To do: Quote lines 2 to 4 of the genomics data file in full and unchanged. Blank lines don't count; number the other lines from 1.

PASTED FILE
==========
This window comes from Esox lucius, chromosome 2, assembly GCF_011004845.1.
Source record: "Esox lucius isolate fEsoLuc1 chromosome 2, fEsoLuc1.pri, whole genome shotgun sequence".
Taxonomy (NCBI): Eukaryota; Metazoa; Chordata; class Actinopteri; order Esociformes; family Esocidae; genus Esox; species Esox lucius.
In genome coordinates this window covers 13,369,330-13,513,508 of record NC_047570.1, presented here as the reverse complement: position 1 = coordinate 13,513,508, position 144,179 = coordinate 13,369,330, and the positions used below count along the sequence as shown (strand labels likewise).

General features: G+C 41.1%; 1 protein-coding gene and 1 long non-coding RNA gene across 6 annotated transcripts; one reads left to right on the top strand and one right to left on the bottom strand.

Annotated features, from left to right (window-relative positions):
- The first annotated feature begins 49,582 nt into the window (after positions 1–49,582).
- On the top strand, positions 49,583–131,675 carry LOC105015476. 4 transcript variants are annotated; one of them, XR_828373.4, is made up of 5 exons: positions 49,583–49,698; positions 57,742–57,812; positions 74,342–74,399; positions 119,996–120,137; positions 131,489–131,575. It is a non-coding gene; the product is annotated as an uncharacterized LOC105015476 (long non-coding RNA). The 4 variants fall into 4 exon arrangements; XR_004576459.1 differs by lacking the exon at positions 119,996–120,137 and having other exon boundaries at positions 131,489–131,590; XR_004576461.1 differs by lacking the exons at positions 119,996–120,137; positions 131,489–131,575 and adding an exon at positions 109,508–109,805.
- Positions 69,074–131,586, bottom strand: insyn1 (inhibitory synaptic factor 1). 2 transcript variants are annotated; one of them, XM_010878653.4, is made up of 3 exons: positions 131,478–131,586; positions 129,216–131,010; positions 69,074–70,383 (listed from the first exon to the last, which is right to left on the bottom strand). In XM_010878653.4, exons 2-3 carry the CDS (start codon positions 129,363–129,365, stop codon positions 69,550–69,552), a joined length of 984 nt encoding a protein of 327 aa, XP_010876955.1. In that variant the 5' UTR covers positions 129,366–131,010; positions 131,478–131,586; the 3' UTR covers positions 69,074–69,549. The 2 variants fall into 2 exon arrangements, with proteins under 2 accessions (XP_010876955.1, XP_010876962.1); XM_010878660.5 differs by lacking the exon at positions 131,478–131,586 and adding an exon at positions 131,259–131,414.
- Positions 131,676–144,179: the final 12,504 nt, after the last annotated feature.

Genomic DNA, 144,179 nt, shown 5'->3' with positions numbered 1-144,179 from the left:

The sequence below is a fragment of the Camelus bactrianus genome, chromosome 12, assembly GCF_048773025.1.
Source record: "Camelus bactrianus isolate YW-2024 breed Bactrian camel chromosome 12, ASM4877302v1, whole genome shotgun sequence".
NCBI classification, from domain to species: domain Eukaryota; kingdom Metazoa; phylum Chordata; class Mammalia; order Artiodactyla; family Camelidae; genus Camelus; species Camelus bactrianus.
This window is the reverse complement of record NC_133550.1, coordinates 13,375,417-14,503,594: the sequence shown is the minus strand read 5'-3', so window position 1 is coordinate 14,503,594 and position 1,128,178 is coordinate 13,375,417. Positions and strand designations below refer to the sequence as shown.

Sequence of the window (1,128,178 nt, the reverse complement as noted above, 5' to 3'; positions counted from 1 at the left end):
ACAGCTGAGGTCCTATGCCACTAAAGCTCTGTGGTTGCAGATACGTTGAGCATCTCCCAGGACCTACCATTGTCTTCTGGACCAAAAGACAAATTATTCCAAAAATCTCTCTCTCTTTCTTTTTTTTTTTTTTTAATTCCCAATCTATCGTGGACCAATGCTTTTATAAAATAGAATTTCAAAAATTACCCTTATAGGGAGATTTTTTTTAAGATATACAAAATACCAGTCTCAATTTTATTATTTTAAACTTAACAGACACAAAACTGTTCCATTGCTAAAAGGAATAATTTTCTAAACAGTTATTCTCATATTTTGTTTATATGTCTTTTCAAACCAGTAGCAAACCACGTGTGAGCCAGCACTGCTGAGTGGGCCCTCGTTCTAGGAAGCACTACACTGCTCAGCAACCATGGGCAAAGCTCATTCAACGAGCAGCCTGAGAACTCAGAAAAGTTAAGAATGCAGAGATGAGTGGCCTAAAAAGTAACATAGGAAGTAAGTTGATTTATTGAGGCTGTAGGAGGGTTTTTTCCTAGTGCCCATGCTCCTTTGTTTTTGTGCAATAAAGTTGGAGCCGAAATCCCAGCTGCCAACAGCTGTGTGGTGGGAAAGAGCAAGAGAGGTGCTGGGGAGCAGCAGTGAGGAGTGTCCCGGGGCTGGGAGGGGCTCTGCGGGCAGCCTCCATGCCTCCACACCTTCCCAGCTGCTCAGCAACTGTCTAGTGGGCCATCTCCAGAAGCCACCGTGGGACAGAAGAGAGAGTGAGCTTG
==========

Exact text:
Source record: "Esox lucius isolate fEsoLuc1 chromosome 2, fEsoLuc1.pri, whole genome shotgun sequence".
Taxonomy (NCBI): Eukaryota; Metazoa; Chordata; class Actinopteri; order Esociformes; family Esocidae; genus Esox; species Esox lucius.
In genome coordinates this window covers 13,369,330-13,513,508 of record NC_047570.1, presented here as the reverse complement: position 1 = coordinate 13,513,508, position 144,179 = coordinate 13,369,330, and the positions used below count along the sequence as shown (strand labels likewise).